Tuesday, August 10, 2010

...And we're back!

I’m happy to report successful completion of our first “repat leave” (the term for expats who return to their home country on extended vacation). We’ve been back in Abu Dhabi a week now, just long enough to get past the jet lag, unpack our suitcases and get back to work. Incidentally, today also marks the start of Ramadan.

In June, we looked to our coming vacation with much excitement and a bit of wariness, as it would be the first time home in nearly a year as well as the first time for both of us to travel for 5 straight weeks. Ours was an ambitious itinerary including 9 flights, at least 13 cities, and visits with about 43 people, which completely defies common expat wisdom which is simply not to do this. Each time I summarized our trip to my colleagues I was warned it would be frenzied and somewhat frustrating (after all, after a year of absence it is impossible to catch up with loved ones in just a few days, much less a few hours, as we had with some folks).

Yet, we forged ahead with our plan, our philosophy being to take it one day at a time and just accept the fact that we might feel a bit like a travelling circus, lugging our stuff from city to city, unpacking and re-packing, and giving the same “show” night after night to different crowds. But you know, we really didn’t feel this way. True, the trip was tiring, but it was so amazing to spend time with each member of our immediate families including all 7 of our nieces and nephews, plus a few cousins, my aunt, Sam’s grandmother, and about a dozen good friends. We’ve mentioned before that making true connections with people while in the UAE has been challenging, so this was a refreshing rain after a drought. We also had the opportunity to enjoy and explore so many parts of America, as varied as they are beautiful, including the mountains of New Mexico, the hill country of Texas, the architecture of Chicago, and the forests of Virginia. And to our great pleasure, we got to eat all of the foods that go along with it (I’ll blog more on this later).

One of the most commonly asked questions this summer was whether it felt strange for us to be back in the US, or in other words, whether we were experiencing reversed culture shock. Without going into all the theories as to why this might be, the simple answer was “no, not really.” It just felt like home.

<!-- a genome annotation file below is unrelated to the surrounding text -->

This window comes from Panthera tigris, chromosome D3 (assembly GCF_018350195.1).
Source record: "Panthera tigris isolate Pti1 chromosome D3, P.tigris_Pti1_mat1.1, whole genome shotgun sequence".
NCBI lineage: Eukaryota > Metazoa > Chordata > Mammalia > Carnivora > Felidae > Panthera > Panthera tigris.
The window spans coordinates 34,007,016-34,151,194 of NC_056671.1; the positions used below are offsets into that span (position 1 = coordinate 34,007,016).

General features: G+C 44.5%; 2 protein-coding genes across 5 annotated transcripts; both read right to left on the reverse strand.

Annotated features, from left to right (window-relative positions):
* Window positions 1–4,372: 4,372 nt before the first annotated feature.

With Sam's family on 4th of July in Taos Ski Village

White-water rafting down the Rio Grande

At the Rio Grande Gorge

Hiking Whealer Peak, the highest point in New Mexico

Visiting Sam's dad and brother in Texas - unveiling the model airplane that Sam built for his dad's birthday
Family haircuts at Lisa's salon in San Antonio

Hanging out with my nephews, Jason, Christian, and Cullen after chowing on some much-needed Tex-Mex!

Chicago by day

And by night

Shannon and niece, Jolie

Sam with nephew Brodie

Saying goodbye to brother Ryan after a perfect Chicago day

Our first real time alone came just a few days before the end of our vacation when we drove aound eastern Virginia. This picture is taken on an island off Jamestown. I took it because the path ahead of us looked so serene in comparison with the hustle and bustle of our journey so far and seemed symbolic to me, since we were about to leave the US and head back on our somewhat isolated path of living abroad.


  1. Reading this brings back memories of your visit to Chicago...how crazy things seemed when we were trying to plan, but how effortlessly the visit went once y'all were here. And what a surprise! Jolie and Brodie will never forget seeing you and Sam standing in the ice rink lobby...priceless, can't wait to pull that off again! While we miss you, it's good to be reading your blog once again.

  2. I've been waiting expectantly to relive your time with us, which was all too brief, but so very sweet. I'm still savoring the memories of all we did together.